- More transparency: In a recent Atlantic article, Frank Partnoy, a law and finance professor, and Jesse Eisinger, a senior reporter at investigative publication ProPublica, dove into the financial statements of Wells Fargo. They found that even in the post-recession era, the bank described its trading activities—the moves that were culprits in the crisis—in a “cryptic” way. In one of several examples, the company could not quantify the risks with “customer-accommodation trading,” which usually refers to derivatives bets—the very financial instruments that contributed to the financial crisis. Partnoy and Eisinger recommend that banks describe risks in lay terms that an investor can understand. A new standard could judge bank statements by how clear and meaningful they were, thereby making a bank’s activities more transparent.
- Change the standard for prosecuting bank executives: Executives are now prosecuted based on intent, which requires prosecutors to prove bank executives intended to engage in bad behavior. ProPublica recommends that be changed to recklessness, which only requires them to prove that another reasonable person in the same position would not have made the same decision. Pointing to the fact that no executives were punished for the 2008 financial crisis, they say that if more bankers were punished for risky behavior, we might see less of it.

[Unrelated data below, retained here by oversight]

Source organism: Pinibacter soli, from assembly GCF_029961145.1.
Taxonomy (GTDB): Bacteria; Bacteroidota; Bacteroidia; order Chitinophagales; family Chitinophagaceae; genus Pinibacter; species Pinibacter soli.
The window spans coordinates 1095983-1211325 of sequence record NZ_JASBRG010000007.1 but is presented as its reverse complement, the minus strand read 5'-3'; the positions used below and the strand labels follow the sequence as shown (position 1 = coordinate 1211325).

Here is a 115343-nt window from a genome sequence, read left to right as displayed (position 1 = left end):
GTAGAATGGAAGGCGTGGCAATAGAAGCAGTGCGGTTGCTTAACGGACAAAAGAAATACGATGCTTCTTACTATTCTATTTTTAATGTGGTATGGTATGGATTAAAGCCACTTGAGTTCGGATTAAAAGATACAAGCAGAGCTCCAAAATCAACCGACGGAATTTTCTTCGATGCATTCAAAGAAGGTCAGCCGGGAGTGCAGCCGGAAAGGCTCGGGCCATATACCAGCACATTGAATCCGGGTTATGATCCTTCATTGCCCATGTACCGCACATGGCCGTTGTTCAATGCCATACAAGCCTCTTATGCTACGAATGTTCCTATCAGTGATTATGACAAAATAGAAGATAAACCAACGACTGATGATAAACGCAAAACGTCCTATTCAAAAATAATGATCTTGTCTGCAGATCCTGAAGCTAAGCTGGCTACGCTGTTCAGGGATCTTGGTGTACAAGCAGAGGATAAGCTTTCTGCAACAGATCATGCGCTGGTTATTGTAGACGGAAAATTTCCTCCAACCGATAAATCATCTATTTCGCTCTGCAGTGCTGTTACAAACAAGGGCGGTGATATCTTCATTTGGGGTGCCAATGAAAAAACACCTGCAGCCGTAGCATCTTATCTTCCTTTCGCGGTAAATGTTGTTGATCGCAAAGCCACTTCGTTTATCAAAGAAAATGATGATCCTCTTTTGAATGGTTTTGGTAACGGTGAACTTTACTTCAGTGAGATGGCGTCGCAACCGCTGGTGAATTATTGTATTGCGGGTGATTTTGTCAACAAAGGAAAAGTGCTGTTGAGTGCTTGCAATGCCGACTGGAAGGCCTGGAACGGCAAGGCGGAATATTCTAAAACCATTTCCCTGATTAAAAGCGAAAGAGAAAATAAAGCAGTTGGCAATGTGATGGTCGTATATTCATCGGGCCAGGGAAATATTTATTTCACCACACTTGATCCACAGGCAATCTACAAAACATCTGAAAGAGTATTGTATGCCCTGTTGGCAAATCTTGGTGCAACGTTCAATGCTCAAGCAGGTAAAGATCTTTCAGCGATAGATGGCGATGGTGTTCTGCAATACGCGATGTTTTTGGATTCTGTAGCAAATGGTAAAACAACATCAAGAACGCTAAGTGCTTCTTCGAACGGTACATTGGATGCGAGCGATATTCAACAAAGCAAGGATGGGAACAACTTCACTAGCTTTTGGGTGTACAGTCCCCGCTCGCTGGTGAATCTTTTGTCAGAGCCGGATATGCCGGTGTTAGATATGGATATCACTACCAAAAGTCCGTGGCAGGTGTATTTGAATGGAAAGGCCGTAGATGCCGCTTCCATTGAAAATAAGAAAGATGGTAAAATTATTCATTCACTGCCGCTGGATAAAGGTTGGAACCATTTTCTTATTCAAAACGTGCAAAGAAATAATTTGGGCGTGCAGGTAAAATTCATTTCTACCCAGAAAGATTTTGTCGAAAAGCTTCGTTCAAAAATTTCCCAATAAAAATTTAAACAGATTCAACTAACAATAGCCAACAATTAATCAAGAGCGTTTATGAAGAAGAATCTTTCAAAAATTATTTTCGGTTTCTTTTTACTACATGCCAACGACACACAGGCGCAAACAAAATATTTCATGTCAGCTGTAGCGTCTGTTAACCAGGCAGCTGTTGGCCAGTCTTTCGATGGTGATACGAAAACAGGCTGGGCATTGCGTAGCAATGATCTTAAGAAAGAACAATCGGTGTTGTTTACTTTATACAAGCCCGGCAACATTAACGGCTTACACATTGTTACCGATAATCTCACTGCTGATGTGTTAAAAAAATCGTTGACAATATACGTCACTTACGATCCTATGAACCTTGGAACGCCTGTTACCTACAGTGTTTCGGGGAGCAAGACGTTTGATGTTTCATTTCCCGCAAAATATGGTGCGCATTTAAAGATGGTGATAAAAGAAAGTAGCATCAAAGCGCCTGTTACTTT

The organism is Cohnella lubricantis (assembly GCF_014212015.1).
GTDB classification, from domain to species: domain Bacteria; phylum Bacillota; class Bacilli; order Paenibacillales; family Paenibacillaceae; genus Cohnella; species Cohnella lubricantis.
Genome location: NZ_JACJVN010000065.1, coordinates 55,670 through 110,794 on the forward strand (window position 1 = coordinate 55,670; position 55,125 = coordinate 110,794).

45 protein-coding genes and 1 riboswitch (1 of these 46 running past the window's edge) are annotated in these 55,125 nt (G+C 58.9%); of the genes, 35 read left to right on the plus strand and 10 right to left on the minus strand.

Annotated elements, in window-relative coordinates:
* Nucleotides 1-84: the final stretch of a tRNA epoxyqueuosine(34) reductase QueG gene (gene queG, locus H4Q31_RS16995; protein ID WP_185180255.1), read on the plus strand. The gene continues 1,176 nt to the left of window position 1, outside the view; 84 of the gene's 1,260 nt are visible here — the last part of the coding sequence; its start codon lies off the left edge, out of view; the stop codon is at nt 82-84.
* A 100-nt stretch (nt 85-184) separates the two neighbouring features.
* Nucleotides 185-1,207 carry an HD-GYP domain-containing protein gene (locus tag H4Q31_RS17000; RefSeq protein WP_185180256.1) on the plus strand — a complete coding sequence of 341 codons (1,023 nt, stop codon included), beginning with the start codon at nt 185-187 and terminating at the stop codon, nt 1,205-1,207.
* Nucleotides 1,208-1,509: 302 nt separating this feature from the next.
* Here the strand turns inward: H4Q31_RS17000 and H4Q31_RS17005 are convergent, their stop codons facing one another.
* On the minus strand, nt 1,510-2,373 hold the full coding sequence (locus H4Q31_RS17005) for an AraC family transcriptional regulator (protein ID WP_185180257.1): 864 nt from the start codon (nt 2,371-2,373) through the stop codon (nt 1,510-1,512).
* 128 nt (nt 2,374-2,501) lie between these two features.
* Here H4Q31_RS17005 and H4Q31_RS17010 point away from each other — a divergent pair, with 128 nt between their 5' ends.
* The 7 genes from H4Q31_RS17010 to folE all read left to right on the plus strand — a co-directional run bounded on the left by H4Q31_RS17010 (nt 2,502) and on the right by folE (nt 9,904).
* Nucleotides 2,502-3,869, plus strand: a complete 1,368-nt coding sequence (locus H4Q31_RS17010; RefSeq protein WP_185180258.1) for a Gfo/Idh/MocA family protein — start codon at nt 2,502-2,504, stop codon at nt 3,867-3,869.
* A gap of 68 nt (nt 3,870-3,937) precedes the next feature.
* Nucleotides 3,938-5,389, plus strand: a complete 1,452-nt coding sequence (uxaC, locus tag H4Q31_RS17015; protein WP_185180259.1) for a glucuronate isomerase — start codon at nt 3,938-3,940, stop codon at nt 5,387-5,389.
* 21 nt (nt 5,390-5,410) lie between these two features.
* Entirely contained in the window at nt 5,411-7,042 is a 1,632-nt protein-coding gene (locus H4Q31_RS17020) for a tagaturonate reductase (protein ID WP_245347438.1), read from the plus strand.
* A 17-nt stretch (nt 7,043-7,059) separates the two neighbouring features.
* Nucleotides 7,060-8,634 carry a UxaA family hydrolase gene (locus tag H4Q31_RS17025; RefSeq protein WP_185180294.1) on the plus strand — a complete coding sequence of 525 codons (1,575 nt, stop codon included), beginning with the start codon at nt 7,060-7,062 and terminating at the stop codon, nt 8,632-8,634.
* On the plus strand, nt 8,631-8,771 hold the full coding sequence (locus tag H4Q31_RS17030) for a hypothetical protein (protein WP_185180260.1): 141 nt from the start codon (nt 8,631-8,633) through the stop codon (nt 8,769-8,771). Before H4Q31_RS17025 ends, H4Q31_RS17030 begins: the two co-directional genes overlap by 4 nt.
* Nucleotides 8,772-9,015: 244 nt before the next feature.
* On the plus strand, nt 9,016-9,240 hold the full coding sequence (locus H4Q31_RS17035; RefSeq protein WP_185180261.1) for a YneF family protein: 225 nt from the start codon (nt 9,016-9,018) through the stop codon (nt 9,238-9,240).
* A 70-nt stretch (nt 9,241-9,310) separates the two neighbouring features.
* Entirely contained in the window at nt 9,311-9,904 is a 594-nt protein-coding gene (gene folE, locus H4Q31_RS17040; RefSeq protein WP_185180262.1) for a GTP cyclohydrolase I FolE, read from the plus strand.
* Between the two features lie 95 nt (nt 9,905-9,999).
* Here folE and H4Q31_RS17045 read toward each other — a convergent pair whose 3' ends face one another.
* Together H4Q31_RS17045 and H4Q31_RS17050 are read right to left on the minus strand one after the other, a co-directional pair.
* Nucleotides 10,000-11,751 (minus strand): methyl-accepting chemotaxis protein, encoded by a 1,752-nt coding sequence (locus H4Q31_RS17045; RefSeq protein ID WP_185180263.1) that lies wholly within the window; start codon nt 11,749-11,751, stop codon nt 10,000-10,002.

- Break up the big banks: The Times's Morgenson says that J.P. Morgan, the world's biggest bank, did not submit crucial investment data to regulators and that the government did not investigate questionable trading at the bank. She concludes that J.P. Morgan is too big to regulate and asks at what point we acknowledge that having banks as big as J.P. Morgan is simply too big a risk for taxpayers to bear.
This last suggestion has quite bit of support: Senator Sherrod Brown, a Democrat from Ohio, is working on legislation to break up the big banks, and Senator Elizabeth Warren, a longtime consumer advocate against predatory banking practices, seconded the idea. There is also grassroots support, in the form of an online petition at SignOn.org that almost 150,000 people had signed as of earlier this week.
Bottom line: With legislation not even drafted, whether or not this idea gains momentum is anybody's guess, but it's clear that the saga of the financial crisis may not be quite over yet.